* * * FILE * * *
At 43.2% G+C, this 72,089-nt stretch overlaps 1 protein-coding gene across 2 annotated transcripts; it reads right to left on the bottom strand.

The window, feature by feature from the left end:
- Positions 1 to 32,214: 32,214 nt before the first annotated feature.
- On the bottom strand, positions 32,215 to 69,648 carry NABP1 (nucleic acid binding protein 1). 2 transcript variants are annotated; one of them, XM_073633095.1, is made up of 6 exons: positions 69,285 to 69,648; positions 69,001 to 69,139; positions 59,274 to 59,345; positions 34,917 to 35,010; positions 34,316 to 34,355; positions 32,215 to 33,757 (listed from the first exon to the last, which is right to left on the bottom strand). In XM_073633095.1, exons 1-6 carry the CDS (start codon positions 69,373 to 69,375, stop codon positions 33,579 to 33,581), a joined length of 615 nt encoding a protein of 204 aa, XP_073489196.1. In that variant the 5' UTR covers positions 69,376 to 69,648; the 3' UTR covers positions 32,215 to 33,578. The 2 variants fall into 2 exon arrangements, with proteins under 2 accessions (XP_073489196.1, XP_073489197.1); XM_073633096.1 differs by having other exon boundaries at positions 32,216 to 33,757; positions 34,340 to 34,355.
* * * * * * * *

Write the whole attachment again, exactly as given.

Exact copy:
At 43.2% G+C, this 72,089-nt stretch overlaps 1 protein-coding gene across 2 annotated transcripts; it reads right to left on the bottom strand.

The window, feature by feature from the left end:
- Positions 1 to 32,214: 32,214 nt before the first annotated feature.
- On the bottom strand, positions 32,215 to 69,648 carry NABP1 (nucleic acid binding protein 1). 2 transcript variants are annotated; one of them, XM_073633095.1, is made up of 6 exons: positions 69,285 to 69,648; positions 69,001 to 69,139; positions 59,274 to 59,345; positions 34,917 to 35,010; positions 34,316 to 34,355; positions 32,215 to 33,757 (listed from the first exon to the last, which is right to left on the bottom strand). In XM_073633095.1, exons 1-6 carry the CDS (start codon positions 69,373 to 69,375, stop codon positions 33,579 to 33,581), a joined length of 615 nt encoding a protein of 204 aa, XP_073489196.1. In that variant the 5' UTR covers positions 69,376 to 69,648; the 3' UTR covers positions 32,215 to 33,578. The 2 variants fall into 2 exon arrangements, with proteins under 2 accessions (XP_073489196.1, XP_073489197.1); XM_073633096.1 differs by having other exon boundaries at positions 32,216 to 33,757; positions 34,340 to 34,355.